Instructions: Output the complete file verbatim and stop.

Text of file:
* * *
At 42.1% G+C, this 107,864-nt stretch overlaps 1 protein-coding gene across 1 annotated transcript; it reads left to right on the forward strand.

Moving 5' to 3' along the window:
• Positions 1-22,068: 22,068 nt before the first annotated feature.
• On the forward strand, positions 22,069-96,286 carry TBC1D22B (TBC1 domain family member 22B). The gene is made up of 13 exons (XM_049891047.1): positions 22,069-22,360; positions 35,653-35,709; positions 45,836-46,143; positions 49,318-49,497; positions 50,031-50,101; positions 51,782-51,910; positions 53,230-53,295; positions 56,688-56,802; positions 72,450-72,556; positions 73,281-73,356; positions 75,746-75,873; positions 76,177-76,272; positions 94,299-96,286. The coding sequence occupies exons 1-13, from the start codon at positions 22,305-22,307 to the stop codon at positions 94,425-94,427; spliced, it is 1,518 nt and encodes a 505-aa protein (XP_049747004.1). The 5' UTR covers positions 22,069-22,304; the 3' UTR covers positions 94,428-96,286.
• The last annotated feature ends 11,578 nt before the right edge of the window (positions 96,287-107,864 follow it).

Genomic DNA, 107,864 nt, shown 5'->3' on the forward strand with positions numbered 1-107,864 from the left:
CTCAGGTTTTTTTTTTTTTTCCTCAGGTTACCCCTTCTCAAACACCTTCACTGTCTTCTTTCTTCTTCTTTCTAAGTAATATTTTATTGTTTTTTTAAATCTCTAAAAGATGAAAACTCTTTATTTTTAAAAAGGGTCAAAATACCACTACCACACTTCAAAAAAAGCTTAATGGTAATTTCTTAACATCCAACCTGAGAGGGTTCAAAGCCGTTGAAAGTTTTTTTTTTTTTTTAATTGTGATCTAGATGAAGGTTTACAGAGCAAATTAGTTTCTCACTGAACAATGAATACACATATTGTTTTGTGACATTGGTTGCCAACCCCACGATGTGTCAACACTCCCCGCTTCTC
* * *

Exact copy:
At 42.1% G+C, this 107,864-nt stretch overlaps 1 protein-coding gene across 1 annotated transcript; it reads left to right on the forward strand.

Moving 5' to 3' along the window:
• Positions 1-22,068: 22,068 nt before the first annotated feature.
• On the forward strand, positions 22,069-96,286 carry TBC1D22B (TBC1 domain family member 22B). The gene is made up of 13 exons (XM_049891047.1): positions 22,069-22,360; positions 35,653-35,709; positions 45,836-46,143; positions 49,318-49,497; positions 50,031-50,101; positions 51,782-51,910; positions 53,230-53,295; positions 56,688-56,802; positions 72,450-72,556; positions 73,281-73,356; positions 75,746-75,873; positions 76,177-76,272; positions 94,299-96,286. The coding sequence occupies exons 1-13, from the start codon at positions 22,305-22,307 to the stop codon at positions 94,425-94,427; spliced, it is 1,518 nt and encodes a 505-aa protein (XP_049747004.1). The 5' UTR covers positions 22,069-22,304; the 3' UTR covers positions 94,428-96,286.
• The last annotated feature ends 11,578 nt before the right edge of the window (positions 96,287-107,864 follow it).

Genomic DNA, 107,864 nt, shown 5'->3' on the forward strand with positions numbered 1-107,864 from the left:
CTCAGGTTTTTTTTTTTTTTCCTCAGGTTACCCCTTCTCAAACACCTTCACTGTCTTCTTTCTTCTTCTTTCTAAGTAATATTTTATTGTTTTTTTAAATCTCTAAAAGATGAAAACTCTTTATTTTTAAAAAGGGTCAAAATACCACTACCACACTTCAAAAAAAGCTTAATGGTAATTTCTTAACATCCAACCTGAGAGGGTTCAAAGCCGTTGAAAGTTTTTTTTTTTTTTTAATTGTGATCTAGATGAAGGTTTACAGAGCAAATTAGTTTCTCACTGAACAATGAATACACATATTGTTTTGTGACATTGGTTGCCAACCCCACGATGTGTCAACACTCCCCGCTTCTC